Summer Plots Vs Winter Plots.

Discussion in 'Food Plots & Habitat Improvement' started by Ztachick, Sep 8, 2016.

  1. Ztachick

    Ztachick Weekend Warrior

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    So redirect me if this have been brought up but I cant find the Info anywhere.

    Background of this basically I am going to be purchasing some land possibly in the next few months so I am trying to do all the research on can in the mean time for food plots.

    So question is for summer and winter plots when do you mainly till up and replant the plot depending on the season? I have read that you do not want two separate plots for summer and winter but never found the info of when to plant. I just don't want to plant for a winter plot in the last week of August/ first week of September then have bow open here in Wisconsin 2 weeks later and have my land stirred up from going in and out for that week span. Just wondering if someone can give me some info on this.
     
  2. tynimiller

    tynimiller Legendary Woodsman

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    There are so many different ways of going about food plotting...however understand first that what implements you have at your disposal can impact recommendations for attacking this.

    Also know that planting dates vary due to locations in the US, and expected temperatures. I wouldn't have the same planting windows (in Indiana) as you would up in Wisconsin.

    Basic plotting techniques vary, but know you can most definitely have separate or the same plots for summer/fall depending on what you want to do.

    We've almost always focused on fall plots and ignored spring/summer but the year we really did attempt to attack spring plots we surely saw an uptick of deer activity that year as they had more consistent food sources.

    For the most part depending on density of deer and size of plotting available a great summer plot is soybeans, but not just because deer like them but because they fix nitrogen. Then in the fall one can simply broadcast seeds of their choice into the dying beans which will hopefully have canopied and have viable dirt exposed for seeding brassicas or cereal grains into them. They will produce fall/winter forage as well as if you plant a cereal grain like Winter Rye you'll have spring green up and food source then as well....and you can start the entire cycle back over.

    On smaller scales where beans won't work, I've had great success with buckwheat/cereal grains and peas in the spring...then same options in the fall...this requires more fertilizer though as I don't have the nitrogen fixing beans.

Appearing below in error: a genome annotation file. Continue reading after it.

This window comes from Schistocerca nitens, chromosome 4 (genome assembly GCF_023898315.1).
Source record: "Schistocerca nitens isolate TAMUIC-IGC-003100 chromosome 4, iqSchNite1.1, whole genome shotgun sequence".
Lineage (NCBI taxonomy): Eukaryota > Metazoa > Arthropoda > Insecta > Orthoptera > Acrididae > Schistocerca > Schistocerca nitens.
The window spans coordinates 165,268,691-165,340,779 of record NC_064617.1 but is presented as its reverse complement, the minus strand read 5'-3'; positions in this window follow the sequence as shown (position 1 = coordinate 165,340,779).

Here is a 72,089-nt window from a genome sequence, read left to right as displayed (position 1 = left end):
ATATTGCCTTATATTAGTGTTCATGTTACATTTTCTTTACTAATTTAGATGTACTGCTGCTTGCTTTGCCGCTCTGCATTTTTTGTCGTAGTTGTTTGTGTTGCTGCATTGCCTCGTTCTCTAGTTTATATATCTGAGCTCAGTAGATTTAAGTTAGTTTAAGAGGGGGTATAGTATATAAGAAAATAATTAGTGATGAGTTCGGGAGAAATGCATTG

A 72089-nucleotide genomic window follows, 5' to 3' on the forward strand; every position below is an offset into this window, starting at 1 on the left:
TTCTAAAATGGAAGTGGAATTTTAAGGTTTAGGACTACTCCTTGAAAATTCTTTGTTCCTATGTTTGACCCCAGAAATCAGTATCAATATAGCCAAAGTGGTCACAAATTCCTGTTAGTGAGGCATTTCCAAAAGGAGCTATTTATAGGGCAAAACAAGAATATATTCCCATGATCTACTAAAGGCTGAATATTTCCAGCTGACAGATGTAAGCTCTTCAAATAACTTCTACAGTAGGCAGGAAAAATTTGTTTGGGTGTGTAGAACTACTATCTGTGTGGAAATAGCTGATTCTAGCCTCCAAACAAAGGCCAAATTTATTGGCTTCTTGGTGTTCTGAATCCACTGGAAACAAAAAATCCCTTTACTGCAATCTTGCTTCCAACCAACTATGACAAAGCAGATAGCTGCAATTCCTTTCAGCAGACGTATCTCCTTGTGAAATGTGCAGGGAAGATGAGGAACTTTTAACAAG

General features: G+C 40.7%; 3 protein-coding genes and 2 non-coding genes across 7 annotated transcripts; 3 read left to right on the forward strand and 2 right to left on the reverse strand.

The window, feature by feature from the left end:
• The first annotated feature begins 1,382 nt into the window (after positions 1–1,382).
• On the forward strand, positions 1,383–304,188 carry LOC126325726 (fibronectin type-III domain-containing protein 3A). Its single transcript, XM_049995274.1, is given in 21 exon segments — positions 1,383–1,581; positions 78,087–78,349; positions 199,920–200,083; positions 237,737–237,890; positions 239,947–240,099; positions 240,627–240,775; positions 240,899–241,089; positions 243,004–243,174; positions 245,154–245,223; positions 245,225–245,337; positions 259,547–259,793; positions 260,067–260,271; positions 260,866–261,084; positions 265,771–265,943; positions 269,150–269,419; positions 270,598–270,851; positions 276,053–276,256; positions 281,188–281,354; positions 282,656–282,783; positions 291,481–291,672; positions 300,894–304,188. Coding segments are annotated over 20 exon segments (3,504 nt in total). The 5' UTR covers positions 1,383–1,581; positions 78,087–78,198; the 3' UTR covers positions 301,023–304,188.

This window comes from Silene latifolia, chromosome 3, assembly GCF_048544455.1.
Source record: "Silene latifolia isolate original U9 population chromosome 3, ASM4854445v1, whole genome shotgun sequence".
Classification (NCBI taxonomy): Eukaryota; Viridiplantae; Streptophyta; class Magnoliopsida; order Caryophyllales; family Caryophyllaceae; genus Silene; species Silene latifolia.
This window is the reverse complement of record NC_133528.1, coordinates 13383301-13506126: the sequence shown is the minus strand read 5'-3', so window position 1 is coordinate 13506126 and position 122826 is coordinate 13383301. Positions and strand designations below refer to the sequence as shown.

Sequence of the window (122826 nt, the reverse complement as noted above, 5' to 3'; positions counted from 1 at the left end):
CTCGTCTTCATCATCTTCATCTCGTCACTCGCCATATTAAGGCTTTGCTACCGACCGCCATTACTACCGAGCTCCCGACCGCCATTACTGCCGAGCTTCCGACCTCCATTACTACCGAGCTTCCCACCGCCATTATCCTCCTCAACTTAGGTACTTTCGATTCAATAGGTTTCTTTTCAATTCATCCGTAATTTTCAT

Another great option is clover/chicory blend. Both once established can withstand mowing high and will provide great protein levels and in right conditions can thrive well into 5 years or more. I like over seeding clover spots each spring before green up....or frost seeding it.
     
  3. MistaWondaBread

    MistaWondaBread Weekend Warrior

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    Going to be honest, a lot of the time I just rake the summer plot and rebroadcast. The heat down here kills everything and it's decaying by the time august rolls around. I start planting in march down here in GA, but it all depends on where you are. Generally, I plant my winter plots in august, again, it all depends on where you live. I plant brassicas, rye and oats for the winter, Deer love the soybeans down here, so I plant those in the spring.

    Check out the QDMA website, they have a lot of good info on all of it.
     
  4. CoveyMaster

    CoveyMaster Grizzled Veteran

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    Agree with Tyni, there are so many options it's almost hard to decide which course of action is going to fit you best.

    In my part of the world, we have so much summer crop that spring planted food plots are almost unnecessary. Also considering I've worked some cereal grains back in to my crop rotations and I'm now producing my own winter cover crops for seed so we have a lot of forage over winter and spring anyway. Deer would use spring/summer planted plots of course but it really just doubles the amount of work I have to do for minimal benefit to the deer herd.

    What I'm doing is transitioning to more perennial food plots so I don't have to cover so many food plot acres so many times per year. I've put and am putting in, more acres of ladino clover, mixed clovers and chicory, sanfoin plots, alfalfa plots. I'm going to do about half our plot acres in those to fill what food gaps we have. My priority is to provide consistent and reliable high protein nutrition, secondary goal is to enhance hunting in fall and early winter. I can easily accomplish goal two with half or less of our total food plot acres and it'll save me a lot of time planting, spraying and caring for so much summer plot stuff. We have 100 acres of dedicated plots so having to cover that much ground twice a year, once for spring summer plots then again to replant it in winter plots is just not very efficient for me.